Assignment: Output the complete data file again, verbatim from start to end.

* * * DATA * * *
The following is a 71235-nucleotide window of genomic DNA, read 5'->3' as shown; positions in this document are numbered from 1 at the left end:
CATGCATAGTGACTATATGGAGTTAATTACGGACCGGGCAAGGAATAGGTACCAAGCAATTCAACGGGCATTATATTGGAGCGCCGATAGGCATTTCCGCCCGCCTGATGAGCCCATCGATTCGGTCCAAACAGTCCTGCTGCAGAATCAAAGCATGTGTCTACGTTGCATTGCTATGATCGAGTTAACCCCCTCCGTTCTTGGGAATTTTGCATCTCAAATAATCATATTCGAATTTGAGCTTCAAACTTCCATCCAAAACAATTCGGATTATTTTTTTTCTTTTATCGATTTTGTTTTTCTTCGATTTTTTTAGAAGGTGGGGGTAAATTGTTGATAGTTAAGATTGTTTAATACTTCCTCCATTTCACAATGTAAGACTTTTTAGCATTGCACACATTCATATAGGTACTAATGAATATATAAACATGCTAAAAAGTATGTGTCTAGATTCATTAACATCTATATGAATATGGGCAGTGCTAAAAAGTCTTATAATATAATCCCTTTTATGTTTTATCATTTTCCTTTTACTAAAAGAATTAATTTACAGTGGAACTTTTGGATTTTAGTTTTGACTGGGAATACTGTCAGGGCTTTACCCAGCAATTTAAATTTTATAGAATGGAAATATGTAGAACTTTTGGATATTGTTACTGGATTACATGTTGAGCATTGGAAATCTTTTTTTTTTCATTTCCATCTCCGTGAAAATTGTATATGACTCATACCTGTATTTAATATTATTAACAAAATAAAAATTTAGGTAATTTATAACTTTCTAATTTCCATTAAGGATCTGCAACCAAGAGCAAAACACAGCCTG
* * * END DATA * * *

The following is a 71235-nucleotide window of genomic DNA, read 5'->3' as shown; positions in this document are numbered from 1 at the left end:
CATGCATAGTGACTATATGGAGTTAATTACGGACCGGGCAAGGAATAGGTACCAAGCAATTCAACGGGCATTATATTGGAGCGCCGATAGGCATTTCCGCCCGCCTGATGAGCCCATCGATTCGGTCCAAACAGTCCTGCTGCAGAATCAAAGCATGTGTCTACGTTGCATTGCTATGATCGAGTTAACCCCCTCCGTTCTTGGGAATTTTGCATCTCAAATAATCATATTCGAATTTGAGCTTCAAACTTCCATCCAAAACAATTCGGATTATTTTTTTTCTTTTATCGATTTTGTTTTTCTTCGATTTTTTTAGAAGGTGGGGGTAAATTGTTGATAGTTAAGATTGTTTAATACTTCCTCCATTTCACAATGTAAGACTTTTTAGCATTGCACACATTCATATAGGTACTAATGAATATATAAACATGCTAAAAAGTATGTGTCTAGATTCATTAACATCTATATGAATATGGGCAGTGCTAAAAAGTCTTATAATATAATCCCTTTTATGTTTTATCATTTTCCTTTTACTAAAAGAATTAATTTACAGTGGAACTTTTGGATTTTAGTTTTGACTGGGAATACTGTCAGGGCTTTACCCAGCAATTTAAATTTTATAGAATGGAAATATGTAGAACTTTTGGATATTGTTACTGGATTACATGTTGAGCATTGGAAATCTTTTTTTTTTCATTTCCATCTCCGTGAAAATTGTATATGACTCATACCTGTATTTAATATTATTAACAAAATAAAAATTTAGGTAATTTATAACTTTCTAATTTCCATTAAGGATCTGCAACCAAGAGCAAAACACAGCCTG